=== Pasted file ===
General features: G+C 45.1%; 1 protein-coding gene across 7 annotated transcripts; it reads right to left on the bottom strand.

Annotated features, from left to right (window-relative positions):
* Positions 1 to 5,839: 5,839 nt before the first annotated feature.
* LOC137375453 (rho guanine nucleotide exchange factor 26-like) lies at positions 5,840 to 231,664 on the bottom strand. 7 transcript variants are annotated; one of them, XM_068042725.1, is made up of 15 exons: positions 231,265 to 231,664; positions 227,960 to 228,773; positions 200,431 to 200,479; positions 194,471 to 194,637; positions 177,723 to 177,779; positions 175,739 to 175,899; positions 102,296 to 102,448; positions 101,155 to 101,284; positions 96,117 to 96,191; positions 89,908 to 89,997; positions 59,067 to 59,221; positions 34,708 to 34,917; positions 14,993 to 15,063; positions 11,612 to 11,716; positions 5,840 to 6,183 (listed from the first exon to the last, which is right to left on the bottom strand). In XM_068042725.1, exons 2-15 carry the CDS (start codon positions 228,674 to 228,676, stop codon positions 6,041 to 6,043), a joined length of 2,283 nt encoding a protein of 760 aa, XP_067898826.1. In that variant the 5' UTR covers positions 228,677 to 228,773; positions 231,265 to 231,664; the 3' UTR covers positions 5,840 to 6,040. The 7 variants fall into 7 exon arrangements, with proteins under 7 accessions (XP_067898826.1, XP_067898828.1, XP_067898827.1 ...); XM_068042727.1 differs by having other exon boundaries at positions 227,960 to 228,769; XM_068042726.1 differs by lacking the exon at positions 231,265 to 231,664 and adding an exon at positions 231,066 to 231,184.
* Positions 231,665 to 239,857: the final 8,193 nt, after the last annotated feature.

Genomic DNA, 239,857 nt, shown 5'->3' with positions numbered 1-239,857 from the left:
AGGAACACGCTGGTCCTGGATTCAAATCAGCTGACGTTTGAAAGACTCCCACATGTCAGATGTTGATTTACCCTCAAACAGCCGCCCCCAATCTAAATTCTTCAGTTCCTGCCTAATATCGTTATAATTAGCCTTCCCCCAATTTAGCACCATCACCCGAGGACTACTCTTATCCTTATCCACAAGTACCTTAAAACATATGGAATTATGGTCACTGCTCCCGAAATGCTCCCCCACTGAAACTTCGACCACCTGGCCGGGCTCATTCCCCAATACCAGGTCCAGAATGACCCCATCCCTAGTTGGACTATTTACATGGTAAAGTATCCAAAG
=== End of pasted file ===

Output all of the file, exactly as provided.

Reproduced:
General features: G+C 45.1%; 1 protein-coding gene across 7 annotated transcripts; it reads right to left on the bottom strand.

Annotated features, from left to right (window-relative positions):
* Positions 1 to 5,839: 5,839 nt before the first annotated feature.
* LOC137375453 (rho guanine nucleotide exchange factor 26-like) lies at positions 5,840 to 231,664 on the bottom strand. 7 transcript variants are annotated; one of them, XM_068042725.1, is made up of 15 exons: positions 231,265 to 231,664; positions 227,960 to 228,773; positions 200,431 to 200,479; positions 194,471 to 194,637; positions 177,723 to 177,779; positions 175,739 to 175,899; positions 102,296 to 102,448; positions 101,155 to 101,284; positions 96,117 to 96,191; positions 89,908 to 89,997; positions 59,067 to 59,221; positions 34,708 to 34,917; positions 14,993 to 15,063; positions 11,612 to 11,716; positions 5,840 to 6,183 (listed from the first exon to the last, which is right to left on the bottom strand). In XM_068042725.1, exons 2-15 carry the CDS (start codon positions 228,674 to 228,676, stop codon positions 6,041 to 6,043), a joined length of 2,283 nt encoding a protein of 760 aa, XP_067898826.1. In that variant the 5' UTR covers positions 228,677 to 228,773; positions 231,265 to 231,664; the 3' UTR covers positions 5,840 to 6,040. The 7 variants fall into 7 exon arrangements, with proteins under 7 accessions (XP_067898826.1, XP_067898828.1, XP_067898827.1 ...); XM_068042727.1 differs by having other exon boundaries at positions 227,960 to 228,769; XM_068042726.1 differs by lacking the exon at positions 231,265 to 231,664 and adding an exon at positions 231,066 to 231,184.
* Positions 231,665 to 239,857: the final 8,193 nt, after the last annotated feature.

Genomic DNA, 239,857 nt, shown 5'->3' with positions numbered 1-239,857 from the left:
AGGAACACGCTGGTCCTGGATTCAAATCAGCTGACGTTTGAAAGACTCCCACATGTCAGATGTTGATTTACCCTCAAACAGCCGCCCCCAATCTAAATTCTTCAGTTCCTGCCTAATATCGTTATAATTAGCCTTCCCCCAATTTAGCACCATCACCCGAGGACTACTCTTATCCTTATCCACAAGTACCTTAAAACATATGGAATTATGGTCACTGCTCCCGAAATGCTCCCCCACTGAAACTTCGACCACCTGGCCGGGCTCATTCCCCAATACCAGGTCCAGAATGACCCCATCCCTAGTTGGACTATTTACATGGTAAAGTATCCAAAG